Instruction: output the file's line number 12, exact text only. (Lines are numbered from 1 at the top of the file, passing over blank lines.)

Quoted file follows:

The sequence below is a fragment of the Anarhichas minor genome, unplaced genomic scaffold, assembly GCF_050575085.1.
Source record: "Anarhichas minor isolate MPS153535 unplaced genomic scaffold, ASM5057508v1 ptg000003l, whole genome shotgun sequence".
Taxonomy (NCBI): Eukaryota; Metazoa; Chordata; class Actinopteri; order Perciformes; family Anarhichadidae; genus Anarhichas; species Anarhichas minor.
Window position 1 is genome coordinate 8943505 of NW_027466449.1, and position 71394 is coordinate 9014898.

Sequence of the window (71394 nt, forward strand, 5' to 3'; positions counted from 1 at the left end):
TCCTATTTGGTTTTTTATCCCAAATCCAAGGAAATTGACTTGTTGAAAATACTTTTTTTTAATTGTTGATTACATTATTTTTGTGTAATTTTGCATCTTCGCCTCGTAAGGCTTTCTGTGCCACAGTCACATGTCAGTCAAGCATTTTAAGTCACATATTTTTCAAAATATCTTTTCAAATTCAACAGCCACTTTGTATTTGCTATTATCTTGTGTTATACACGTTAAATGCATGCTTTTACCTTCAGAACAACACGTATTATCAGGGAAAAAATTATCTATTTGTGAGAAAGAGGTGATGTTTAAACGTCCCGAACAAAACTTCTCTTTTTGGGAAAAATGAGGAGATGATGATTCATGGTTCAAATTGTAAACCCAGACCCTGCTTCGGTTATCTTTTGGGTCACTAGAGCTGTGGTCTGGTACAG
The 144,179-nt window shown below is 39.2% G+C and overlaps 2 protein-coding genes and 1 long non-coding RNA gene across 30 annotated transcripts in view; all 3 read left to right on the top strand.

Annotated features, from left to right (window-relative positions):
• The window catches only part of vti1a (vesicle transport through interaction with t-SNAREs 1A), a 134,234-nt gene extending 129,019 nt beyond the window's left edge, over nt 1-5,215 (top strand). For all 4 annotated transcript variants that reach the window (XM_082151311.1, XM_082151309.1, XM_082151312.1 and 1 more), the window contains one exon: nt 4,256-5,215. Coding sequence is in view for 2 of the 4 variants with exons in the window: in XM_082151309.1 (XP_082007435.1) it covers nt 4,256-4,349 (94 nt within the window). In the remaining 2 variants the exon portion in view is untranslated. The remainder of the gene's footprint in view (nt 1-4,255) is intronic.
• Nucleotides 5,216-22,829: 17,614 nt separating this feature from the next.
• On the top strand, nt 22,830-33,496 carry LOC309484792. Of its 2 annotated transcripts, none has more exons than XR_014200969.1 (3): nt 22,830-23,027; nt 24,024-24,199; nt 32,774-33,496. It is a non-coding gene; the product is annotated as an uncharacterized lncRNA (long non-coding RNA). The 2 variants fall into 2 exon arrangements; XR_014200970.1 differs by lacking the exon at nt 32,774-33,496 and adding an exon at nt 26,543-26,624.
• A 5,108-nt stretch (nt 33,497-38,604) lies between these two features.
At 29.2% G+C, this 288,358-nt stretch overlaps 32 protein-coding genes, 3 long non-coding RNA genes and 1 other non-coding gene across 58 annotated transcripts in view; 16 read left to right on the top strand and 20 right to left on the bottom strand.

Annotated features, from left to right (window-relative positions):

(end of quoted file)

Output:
• A 5,108-nt stretch (nt 33,497-38,604) lies between these two features.